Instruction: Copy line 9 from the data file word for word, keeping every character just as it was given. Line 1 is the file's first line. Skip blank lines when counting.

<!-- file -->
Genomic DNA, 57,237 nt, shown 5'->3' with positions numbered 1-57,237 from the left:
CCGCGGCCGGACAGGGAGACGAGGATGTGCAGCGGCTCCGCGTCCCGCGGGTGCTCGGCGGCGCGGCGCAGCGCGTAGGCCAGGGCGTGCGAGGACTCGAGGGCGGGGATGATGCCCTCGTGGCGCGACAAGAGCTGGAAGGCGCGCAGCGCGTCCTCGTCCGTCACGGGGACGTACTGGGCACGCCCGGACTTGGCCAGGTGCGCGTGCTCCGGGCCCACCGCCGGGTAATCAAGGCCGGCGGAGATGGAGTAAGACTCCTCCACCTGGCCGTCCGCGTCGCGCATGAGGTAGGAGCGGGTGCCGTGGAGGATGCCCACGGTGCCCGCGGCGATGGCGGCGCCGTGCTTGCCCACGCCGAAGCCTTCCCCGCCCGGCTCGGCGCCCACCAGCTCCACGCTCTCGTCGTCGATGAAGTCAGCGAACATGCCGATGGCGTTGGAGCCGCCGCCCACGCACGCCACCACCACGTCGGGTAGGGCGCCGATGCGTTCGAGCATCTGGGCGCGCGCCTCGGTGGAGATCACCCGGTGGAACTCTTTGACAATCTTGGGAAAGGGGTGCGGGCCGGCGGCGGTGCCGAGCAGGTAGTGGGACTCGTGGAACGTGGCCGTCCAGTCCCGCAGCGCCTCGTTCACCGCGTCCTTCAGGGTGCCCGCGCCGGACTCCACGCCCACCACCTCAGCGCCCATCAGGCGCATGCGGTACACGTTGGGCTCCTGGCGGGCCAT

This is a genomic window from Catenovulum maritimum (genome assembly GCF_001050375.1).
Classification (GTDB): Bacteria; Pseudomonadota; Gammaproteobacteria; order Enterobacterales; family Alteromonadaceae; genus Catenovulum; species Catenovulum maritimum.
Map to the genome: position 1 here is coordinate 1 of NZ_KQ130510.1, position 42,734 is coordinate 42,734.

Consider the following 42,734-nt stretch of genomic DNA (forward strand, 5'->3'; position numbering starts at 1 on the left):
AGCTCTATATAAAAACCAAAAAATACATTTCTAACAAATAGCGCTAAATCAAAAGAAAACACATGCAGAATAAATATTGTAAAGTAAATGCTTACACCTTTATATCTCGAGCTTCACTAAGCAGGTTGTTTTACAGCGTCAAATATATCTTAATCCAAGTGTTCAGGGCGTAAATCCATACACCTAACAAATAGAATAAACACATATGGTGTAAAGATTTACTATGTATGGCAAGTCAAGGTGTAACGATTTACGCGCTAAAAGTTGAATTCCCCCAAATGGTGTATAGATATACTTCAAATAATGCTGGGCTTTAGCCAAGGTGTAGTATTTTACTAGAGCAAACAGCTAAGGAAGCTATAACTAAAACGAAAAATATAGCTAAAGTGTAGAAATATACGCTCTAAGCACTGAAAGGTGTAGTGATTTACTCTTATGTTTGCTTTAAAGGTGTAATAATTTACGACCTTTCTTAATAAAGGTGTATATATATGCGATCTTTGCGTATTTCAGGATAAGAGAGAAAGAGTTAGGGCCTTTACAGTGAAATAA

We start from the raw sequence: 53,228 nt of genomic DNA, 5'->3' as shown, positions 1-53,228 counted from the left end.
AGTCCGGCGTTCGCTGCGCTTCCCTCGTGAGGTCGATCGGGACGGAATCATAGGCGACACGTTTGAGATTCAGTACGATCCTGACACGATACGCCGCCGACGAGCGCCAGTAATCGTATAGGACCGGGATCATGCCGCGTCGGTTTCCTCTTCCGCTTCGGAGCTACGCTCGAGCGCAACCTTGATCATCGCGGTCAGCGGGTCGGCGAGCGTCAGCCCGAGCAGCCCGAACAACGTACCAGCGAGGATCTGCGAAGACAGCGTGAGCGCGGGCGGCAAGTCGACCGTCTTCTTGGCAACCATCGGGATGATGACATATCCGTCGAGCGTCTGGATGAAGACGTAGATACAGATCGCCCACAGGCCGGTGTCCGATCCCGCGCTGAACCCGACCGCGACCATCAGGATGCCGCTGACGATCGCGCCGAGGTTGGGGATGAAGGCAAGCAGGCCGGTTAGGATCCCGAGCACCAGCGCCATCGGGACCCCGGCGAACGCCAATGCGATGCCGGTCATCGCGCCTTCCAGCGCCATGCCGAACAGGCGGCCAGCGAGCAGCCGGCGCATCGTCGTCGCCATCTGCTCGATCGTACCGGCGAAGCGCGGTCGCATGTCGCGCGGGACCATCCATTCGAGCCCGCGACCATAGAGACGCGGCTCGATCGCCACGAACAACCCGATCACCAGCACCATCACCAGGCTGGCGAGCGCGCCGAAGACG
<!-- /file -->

AGTCCGGCGTTCGCTGCGCTTCCCTCGTGAGGTCGATCGGGACGGAATCATAGGCGACACGTTTGAGATTCAGTACGATCCTGACACGATACGCCGCCGACGAGCGCCAGTAATCGTATAGGACCGGGATCATGCCGCGTCGGTTTCCTCTTCCGCTTCGGAGCTACGCTCGAGCGCAACCTTGATCATCGCGGTCAGCGGGTCGGCGAGCGTCAGCCCGAGCAGCCCGAACAACGTACCAGCGAGGATCTGCGAAGACAGCGTGAGCGCGGGCGGCAAGTCGACCGTCTTCTTGGCAACCATCGGGATGATGACATATCCGTCGAGCGTCTGGATGAAGACGTAGATACAGATCGCCCACAGGCCGGTGTCCGATCCCGCGCTGAACCCGACCGCGACCATCAGGATGCCGCTGACGATCGCGCCGAGGTTGGGGATGAAGGCAAGCAGGCCGGTTAGGATCCCGAGCACCAGCGCCATCGGGACCCCGGCGAACGCCAATGCGATGCCGGTCATCGCGCCTTCCAGCGCCATGCCGAACAGGCGGCCAGCGAGCAGCCGGCGCATCGTCGTCGCCATCTGCTCGATCGTACCGGCGAAGCGCGGTCGCATGTCGCGCGGGACCATCCATTCGAGCCCGCGACCATAGAGACGCGGCTCGATCGCCACGAACAACCCGATCACCAGCACCATCACCAGGCTGGCGAGCGCGCCGAAGACG